At a 40 degree apparent wind angle in 11.8 knots of wind, our Elvstrom sails (including the 111 percent genoa) produced 6.8 knots. As we eased off, we still carried 4 knots at 120 degrees and 6.4 knots of apparent wind. The giant wheel makes tacking easy, and the large single rudder bites well, making the hull very responsive. Because the current owner of our test boat plans to club race, the optional fixed cockpit table was missing, and in its place was a flip-up version, suspended from the console. Although that left the cockpit open, it meant there was nowhere to brace your feet when heeling.

Perhaps the best combination for shorthanded sailing would be a self-tacking jib with the large Code 0 for downwind work. With a traditional mainsail configuration (an in-mast furler is an option) our morning run proved to be the best sail of the day. The HR 412 may be built for heavy weather, but she’s a boatload of fun in light conditions as well.

Under Power

At wide-open throttle and with three of us aboard, we motored at 8.5 knots and 3,000 rpm. However, a better and more economical cruising speed is 7.5 knots at 2,100 rpm. Auxiliary power is supplied by a Volvo Penta D2 75hp diesel and saildrive, which manages the 24,400lb displacement with ease, so there’s no need for any kind of upgrade to be offered.

Conclusion

Coming in and out of the marina, we garnered three compliments from other boats. There’s no doubt that Hallberg-Rassy gets noticed and admired. Hull #28 of the 412 was the first to arrive in the United States, and because Hallberg-Rassy builds to order, it was already spoken for and headed to the Great Lakes where it will spend the winter in a heated shed before being re-commissioned and launched in the spring. Although undoubtedly spirited, the Great Lakes don’t immediately bring to mind the need for a serious offshore cruiser. On the other hand, why not? With its easy sailplan and plenty of get-up-and-go, the 412 justly proves it’s truly a design that can be at home anywhere. 

HallbergRassy412SailPlan

Specifications

LOA 41ft 5in LWL 37ft 9in Beam 13ft 6in Draft 6ft 7in

Displacement 24,400lb

Ballast 8,300lb Sail Area 970ft

Air Draft 64ft 6in

Fuel/Water (GAL) 142/91

Engine Volvo-Penta D2 75hp

Ballast Ratio 34 SA/D Ratio 18 D/L Ratio 202

What do these ratios mean? Visit sailmagazine.com/ratios

Designer German Frers

Builder Hallberg-Rassy, Ellös, Sweden,

hallberg-rassy.com

Price $510,000 (base) at time of publication

January 2018

Related

TOTW_PromoSite

SAIL's Tip of the Week

Presented by Vetus-Maxwell. Got a tip? Send it to sailmail@sailmagazine.com No chafe, safe stay  If you’re leaving the boat unattended for a longish period, there’s a lot to be said for cow-hitching the shorelines, as this sailor did. They’ll never let go, and so long as the ...read more

belize600x

Charter Special: Belize

It would be hard to imagine a more secure spot than the Sunsail base on the outskirts of the beachside community of Placencia, Belize. The entire marina is protected by a robust seawall with a channel scarcely a few boatlengths across. It’s also located far enough up Placencia ...read more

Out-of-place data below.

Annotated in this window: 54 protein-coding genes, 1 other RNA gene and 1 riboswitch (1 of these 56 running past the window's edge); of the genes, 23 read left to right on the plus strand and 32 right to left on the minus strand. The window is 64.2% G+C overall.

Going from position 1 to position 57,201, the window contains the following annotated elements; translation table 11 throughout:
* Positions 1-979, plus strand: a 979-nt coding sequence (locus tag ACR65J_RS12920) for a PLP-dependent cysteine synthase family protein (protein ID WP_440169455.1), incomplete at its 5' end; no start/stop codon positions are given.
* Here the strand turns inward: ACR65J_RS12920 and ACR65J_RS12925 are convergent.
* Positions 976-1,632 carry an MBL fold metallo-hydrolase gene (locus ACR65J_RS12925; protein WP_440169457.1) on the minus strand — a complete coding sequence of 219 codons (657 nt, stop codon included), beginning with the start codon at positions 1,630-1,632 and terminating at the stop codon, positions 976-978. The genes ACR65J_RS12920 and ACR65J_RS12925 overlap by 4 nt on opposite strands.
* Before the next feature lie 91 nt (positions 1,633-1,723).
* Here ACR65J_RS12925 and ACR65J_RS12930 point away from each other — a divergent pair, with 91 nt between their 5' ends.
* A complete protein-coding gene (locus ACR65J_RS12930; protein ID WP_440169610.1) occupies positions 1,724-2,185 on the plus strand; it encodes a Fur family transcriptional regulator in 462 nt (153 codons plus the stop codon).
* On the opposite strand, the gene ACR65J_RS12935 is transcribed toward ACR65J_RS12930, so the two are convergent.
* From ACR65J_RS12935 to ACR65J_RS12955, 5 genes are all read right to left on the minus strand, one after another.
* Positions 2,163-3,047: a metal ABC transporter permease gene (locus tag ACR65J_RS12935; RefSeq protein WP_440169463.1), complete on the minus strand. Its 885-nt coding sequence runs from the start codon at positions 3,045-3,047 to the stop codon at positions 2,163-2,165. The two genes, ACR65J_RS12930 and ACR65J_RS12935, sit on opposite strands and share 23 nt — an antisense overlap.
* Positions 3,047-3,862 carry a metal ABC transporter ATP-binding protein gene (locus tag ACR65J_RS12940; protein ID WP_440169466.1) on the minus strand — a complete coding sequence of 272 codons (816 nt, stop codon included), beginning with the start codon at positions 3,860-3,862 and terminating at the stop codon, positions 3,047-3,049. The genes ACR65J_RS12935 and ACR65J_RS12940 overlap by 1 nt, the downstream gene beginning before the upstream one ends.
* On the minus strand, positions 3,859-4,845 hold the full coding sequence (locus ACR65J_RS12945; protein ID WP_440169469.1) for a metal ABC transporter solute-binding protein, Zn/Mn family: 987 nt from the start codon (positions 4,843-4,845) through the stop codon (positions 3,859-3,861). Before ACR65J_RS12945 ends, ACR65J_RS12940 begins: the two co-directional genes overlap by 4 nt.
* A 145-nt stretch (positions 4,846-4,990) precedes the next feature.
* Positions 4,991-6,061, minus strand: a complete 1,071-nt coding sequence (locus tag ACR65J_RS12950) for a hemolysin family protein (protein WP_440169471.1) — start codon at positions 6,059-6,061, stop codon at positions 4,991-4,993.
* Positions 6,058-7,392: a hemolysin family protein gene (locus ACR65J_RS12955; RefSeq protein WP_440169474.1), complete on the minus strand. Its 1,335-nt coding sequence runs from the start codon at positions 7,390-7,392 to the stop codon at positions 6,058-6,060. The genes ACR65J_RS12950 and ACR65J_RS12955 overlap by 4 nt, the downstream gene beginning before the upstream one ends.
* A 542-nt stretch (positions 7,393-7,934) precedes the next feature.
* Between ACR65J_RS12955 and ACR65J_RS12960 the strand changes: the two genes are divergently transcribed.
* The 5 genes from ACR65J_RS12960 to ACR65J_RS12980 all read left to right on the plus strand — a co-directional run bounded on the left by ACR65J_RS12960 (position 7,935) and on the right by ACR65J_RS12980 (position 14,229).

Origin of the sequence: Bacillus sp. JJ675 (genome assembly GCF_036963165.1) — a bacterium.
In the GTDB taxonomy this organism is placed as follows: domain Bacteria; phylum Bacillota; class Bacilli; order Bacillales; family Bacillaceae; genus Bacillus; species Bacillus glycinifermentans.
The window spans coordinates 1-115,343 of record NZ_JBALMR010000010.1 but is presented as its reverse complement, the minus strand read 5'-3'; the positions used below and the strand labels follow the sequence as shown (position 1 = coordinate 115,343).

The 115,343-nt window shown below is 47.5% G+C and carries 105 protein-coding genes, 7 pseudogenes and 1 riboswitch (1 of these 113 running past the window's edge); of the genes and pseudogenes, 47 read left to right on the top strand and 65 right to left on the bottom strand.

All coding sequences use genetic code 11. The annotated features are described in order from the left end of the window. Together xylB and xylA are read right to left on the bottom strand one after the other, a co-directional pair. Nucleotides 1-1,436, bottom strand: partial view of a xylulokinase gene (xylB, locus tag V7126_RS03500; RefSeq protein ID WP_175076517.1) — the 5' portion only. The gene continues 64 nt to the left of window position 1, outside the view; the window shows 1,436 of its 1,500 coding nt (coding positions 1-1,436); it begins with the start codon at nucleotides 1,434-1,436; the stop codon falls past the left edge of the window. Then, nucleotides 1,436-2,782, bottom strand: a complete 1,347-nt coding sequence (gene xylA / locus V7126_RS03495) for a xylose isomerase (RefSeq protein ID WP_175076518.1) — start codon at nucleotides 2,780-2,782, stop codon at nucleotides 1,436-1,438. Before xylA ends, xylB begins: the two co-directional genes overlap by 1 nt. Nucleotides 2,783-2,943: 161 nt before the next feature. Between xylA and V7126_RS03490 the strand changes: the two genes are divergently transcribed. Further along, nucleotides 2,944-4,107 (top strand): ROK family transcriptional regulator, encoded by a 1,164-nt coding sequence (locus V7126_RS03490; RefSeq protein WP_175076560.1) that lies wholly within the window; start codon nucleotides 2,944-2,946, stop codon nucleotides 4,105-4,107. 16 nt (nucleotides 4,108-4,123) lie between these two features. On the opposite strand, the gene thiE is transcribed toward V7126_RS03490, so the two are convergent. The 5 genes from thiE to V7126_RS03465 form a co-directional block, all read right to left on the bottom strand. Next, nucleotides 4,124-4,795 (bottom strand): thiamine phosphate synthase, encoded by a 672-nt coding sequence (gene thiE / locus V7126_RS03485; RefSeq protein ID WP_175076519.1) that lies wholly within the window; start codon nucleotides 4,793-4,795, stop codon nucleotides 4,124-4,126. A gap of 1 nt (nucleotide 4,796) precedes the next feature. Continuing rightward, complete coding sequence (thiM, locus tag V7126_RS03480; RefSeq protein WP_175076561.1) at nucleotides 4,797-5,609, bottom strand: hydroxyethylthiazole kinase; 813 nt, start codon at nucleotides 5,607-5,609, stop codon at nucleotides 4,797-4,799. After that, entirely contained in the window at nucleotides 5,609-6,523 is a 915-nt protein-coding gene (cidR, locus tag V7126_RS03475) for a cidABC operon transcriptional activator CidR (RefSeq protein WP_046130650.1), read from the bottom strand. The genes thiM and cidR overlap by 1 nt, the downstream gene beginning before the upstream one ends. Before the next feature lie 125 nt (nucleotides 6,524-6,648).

DSC00247

DIY: a Top-to-Bottom Refit

I found my sailing “dream boat” in the spring of 1979 while racing on Lake St. Clair in Michigan. Everyone had heard about the hot new boat in town, and we were anxiously awaiting the appearance of this new Pearson 40. She made it to the starting line just before the race ...read more

01-oysteryachts-regattas-loropiana2016_063

Light-air Sails and How to Handle Them

In the second of a two-part series on light-air sails, Rupert Holmes looks at how today’s furling gear has revolutionized sail handling off the wind. Read part 1 here. It’s easy to look at long-distance racing yachts of 60ft and above with multiple downwind sails set on roller ...read more

HanseCharles

Video Tour: Hanse 348

“It’s a smaller-size Hanse cruiser, but with some big-boat features,” says SAIL’s Cruising Editor, Charles J. Doane. At last fall’s Annapolis Boat Show, Doane had a chance to take a close look at the new Hanse 348. Some of the boat’s highlights include under-deck galleries for ...read more

amalfitown

Charter Destination: Amalfi Coast

Prego! Weeks after returning from our Italian flotilla trip last summer, I was still feeling the relaxed atmosphere of the Amalfi Coast. It’s a Mediterranean paradise, with crystal-clear waters, charming hillside towns and cliffside villages, plenty of delicious food and wine, ...read more

image005

Inside or Outside When Sailing the ICW

Last April, my wife, Marjorie, and I decided to take our Tartan 4100, Meri, north to Maryland from her winter home in Hobe Sound, Florida. This, in turn, meant deciding whether to stay in the “Ditch” for the duration or go offshore part of the way. Although we had both been ...read more

MK1_30542

SailGP: There’s a New Sailing Series in Town

San Francisco was the venue of the biggest come-from-behind victory in the history of the America’s Cup when Oracle Team USA beat Emirates Team New Zealand in 2013, so it seems only fitting that the first American round of Larry Ellison’s new SailGP pro sailing series will be ...read more